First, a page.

Encyclopædia Britannica, Ninth Edition/Stuttgart
|Environs of Stuttgart.|
STUTTGART, the capital of Würtemberg, lies in the small valley of the Nesenbach, just above its confluence with the Neckar, near the centre of the kingdom and about 115 miles west-by-north of Munich. It is charmingly situated among vine-clad and wooded hills, and stands at a height of nearly 900 feet above the sea. The town is intersected from south-west to north-east by the long and handsome Königs-Strasse, dividing it into an upper and lower half. In all its main features it is essentially a modern town, and few of its principal buildings are older than the present century. Many of its modern edifices are, however, of considerable architectural importance, and the recent revival of the Renaissance style is perhaps nowhere better illustrated than at Stuttgart. The lower or south-eastern half contains both the small group of streets belonging to old Stuttgart and also the most important part of the new town. A large proportion of the most prominent buildings are clustered round the spacious Schloss-Platz, on or near which are the following edifices:—the new palace, an imposing structure of the 18th century, finished in 1806; the old palace, a building of the 16th century, with a picturesque arcaded court; the Königsbau, a huge modern building, with a fine colonnade, containing ball and concert rooms, shops, &c.; the so-called Akademie, formerly (1775-94) the seat of the Carls-Schule, where Schiller received part of his education, and now occupied by the king's private library and by guard-rooms; the new courts of justice; the palaces of the crown prince and of Prince William; the Stiftskirche, or collegiate church, a fine specimen of 15th-century Gothic; the extensive royal stables; the new post-office; the theatre; and the central railway station, one of the handsomest structures of the kind in Germany. In the centre of the Schloss-Platz is the lofty jubilee column erected in memory of King William I.; in the court-yard of the old palace is a bronze equestrian statue of Count Eberhard with the Beard; and adjacent is a fine statue, designed by Thorwaldsen, of Schiller, who was a native of Würtemberg. Among the other principal buildings are the polytechnic and architectural schools, the Late Gothic Leonhardskirche and Spitalkirche, the fine modern Gothic church of St John, the new Roman Catholic church, the neat little English church, the synagogue, and several handsome villas and mansions, chiefly in the resuscitated Renaissance style.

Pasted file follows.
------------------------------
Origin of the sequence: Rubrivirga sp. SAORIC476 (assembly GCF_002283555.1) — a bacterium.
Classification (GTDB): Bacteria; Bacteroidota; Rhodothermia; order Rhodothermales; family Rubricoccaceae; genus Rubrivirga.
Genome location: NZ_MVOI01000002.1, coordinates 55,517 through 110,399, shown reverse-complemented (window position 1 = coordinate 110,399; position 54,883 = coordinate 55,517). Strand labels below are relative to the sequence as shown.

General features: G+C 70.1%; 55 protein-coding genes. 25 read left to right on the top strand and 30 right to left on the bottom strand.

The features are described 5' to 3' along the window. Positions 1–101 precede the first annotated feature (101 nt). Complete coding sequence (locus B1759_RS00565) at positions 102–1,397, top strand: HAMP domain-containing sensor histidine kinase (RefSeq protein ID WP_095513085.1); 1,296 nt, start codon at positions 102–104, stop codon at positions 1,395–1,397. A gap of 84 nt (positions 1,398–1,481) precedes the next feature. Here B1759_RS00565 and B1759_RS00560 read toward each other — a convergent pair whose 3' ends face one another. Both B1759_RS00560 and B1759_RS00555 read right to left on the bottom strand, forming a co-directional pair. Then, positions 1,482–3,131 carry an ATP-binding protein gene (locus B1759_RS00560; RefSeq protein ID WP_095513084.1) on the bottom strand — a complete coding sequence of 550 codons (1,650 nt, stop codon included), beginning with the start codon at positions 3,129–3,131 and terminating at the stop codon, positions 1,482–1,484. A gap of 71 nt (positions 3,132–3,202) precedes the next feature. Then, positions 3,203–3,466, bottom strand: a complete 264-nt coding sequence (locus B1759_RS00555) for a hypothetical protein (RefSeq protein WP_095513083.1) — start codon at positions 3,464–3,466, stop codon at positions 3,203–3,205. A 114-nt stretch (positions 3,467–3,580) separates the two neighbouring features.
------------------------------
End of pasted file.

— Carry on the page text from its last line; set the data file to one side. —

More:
|1. Palace.||5. Town-house.||8. Hospital Church.|
|2. Old Palace.||6. Theatre.||9. Orphanage.|
|3. Prinzessen Palais.||7. Crown-Prince's Palace.||10. Museum of Art.|
|4. Collegiate Church.|